These objects can be stored in different naming or directory services such as RMI, CORBA, LDAP, or DNS.This talk will present a new type of vulnerability named "JNDI Reference Injection" found on malware samples attacking Java Applets (CVE-2015-4902).The result is really worrisome: among the 149 applications that use OAuth, 89 of them (59.7%) were incorrectly implemented and thus vulnerable.In the paper, we pinpoint the key portions in each OAuth protocol flow that are security critical, but are confusing or unspecified for mobile application developers.Most vendors positively confirmed the issues, and some have applied fixes.We summarize lessons learned from the study, hoping to provoke further thoughts about clear guidelines for OAuth usage in mobile applications JNDI (Java Naming and Directory Interface) is a Java API that allows clients to discover and look up data and objects via a name.Kernel exploitation using the browser as an initial vector was a rare sight in previous contests.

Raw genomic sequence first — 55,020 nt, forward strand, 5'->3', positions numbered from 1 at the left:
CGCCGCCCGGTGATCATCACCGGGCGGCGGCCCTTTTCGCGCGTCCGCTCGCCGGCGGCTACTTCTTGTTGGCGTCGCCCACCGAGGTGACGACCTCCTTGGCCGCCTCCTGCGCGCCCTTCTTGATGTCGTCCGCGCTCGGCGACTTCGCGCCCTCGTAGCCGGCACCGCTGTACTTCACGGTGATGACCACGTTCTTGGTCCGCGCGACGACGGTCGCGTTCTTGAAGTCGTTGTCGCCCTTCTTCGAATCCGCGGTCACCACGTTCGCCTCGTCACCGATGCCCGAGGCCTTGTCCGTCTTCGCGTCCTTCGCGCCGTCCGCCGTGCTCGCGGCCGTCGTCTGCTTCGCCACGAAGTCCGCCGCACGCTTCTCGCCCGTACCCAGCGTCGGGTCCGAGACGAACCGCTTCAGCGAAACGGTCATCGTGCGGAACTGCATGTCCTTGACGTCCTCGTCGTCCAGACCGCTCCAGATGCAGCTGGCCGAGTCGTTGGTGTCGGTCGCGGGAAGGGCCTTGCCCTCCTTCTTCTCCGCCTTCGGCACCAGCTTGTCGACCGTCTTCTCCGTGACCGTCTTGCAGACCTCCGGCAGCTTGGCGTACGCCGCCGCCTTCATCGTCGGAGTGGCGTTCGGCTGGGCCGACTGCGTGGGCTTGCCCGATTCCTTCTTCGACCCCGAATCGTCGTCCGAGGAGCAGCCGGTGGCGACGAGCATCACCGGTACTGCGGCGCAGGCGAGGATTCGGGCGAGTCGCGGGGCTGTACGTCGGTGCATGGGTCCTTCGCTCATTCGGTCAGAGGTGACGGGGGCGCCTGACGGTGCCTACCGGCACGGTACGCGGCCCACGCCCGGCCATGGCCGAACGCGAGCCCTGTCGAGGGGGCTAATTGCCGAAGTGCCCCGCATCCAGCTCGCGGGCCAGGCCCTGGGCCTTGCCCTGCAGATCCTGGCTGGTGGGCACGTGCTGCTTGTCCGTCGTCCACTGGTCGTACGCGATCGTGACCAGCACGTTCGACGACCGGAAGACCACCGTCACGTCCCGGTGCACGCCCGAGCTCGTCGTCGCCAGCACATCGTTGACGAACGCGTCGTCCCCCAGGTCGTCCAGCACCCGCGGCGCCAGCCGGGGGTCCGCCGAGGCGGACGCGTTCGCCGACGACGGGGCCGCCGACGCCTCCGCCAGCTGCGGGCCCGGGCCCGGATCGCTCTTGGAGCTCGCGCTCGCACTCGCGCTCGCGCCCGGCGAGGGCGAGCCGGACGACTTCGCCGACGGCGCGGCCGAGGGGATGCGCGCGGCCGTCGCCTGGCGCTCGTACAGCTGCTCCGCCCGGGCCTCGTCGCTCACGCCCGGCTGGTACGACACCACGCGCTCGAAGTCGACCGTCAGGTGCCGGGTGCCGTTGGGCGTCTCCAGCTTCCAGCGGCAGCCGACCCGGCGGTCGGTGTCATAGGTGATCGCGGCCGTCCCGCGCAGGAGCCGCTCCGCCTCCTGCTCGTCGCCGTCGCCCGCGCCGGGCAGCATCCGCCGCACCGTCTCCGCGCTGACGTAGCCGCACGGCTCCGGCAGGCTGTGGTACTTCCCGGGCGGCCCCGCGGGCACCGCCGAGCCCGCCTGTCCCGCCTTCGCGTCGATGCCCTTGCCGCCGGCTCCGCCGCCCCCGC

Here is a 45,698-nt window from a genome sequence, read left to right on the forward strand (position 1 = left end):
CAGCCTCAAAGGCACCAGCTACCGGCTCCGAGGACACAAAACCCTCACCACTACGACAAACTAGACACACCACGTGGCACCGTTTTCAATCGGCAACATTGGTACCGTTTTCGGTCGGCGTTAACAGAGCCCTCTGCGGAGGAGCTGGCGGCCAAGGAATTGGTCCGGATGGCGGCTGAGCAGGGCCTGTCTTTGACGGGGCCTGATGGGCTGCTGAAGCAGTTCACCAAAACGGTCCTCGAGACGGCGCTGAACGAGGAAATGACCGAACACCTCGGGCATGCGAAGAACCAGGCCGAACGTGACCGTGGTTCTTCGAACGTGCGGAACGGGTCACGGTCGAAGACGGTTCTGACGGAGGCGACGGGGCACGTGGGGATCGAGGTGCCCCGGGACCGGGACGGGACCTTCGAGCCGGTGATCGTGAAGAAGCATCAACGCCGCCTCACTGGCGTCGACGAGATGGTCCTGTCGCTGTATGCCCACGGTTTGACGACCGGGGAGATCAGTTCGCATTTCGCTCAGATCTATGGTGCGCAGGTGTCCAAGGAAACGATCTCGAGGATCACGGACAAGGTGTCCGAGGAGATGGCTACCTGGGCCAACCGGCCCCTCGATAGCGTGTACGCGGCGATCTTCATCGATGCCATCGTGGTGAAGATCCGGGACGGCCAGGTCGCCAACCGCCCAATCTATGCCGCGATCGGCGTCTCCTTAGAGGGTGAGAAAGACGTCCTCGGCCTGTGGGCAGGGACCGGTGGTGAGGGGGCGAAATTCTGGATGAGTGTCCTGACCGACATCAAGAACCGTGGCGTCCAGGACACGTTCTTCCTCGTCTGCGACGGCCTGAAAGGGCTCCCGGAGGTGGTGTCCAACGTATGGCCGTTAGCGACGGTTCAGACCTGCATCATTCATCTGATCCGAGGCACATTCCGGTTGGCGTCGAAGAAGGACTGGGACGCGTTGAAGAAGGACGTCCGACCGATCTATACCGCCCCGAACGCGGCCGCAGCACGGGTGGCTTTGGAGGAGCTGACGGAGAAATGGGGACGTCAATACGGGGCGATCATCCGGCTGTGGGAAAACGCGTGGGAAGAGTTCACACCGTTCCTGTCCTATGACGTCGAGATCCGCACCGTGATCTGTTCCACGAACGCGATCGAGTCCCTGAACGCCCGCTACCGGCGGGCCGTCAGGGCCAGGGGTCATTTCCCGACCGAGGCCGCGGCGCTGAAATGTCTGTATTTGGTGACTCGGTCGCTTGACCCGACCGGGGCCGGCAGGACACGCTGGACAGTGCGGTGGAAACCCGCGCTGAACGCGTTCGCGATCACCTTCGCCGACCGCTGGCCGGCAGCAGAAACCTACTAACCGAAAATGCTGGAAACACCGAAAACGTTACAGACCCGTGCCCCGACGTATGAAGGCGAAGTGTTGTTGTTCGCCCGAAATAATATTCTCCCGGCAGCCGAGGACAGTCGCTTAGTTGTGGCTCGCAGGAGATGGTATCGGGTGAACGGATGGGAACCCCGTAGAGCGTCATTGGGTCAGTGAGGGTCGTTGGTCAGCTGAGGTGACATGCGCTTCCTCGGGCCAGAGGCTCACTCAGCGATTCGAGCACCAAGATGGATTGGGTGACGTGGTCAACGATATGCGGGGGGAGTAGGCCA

Our findings have been communicated to vendors of the vulnerable applications.
The initial objective of the protocol was specific: it serves the authorization needs for websites.
However, the protocol has been significantly repurposed and re-targeted over the years: (1) all major identity providers, e.g., Facebook, Google and Microsoft, have re-purposed OAuth for user authentication; (2) developers have re-targeted OAuth to the mobile platforms, in addition to the traditional web platform.
Therefore, we believe that it is necessary and timely to conduct an in-depth study to demystify OAuth for mobile application developers.
Our work consists of two pillars: (1) an in-house study of the OAuth protocol documentation that aims to identify what might be ambiguous or unspecified for mobile developers; (2) a field-study of over 600 popular mobile applications that highlights how well developers fulfill the authentication and authorization goals in practice.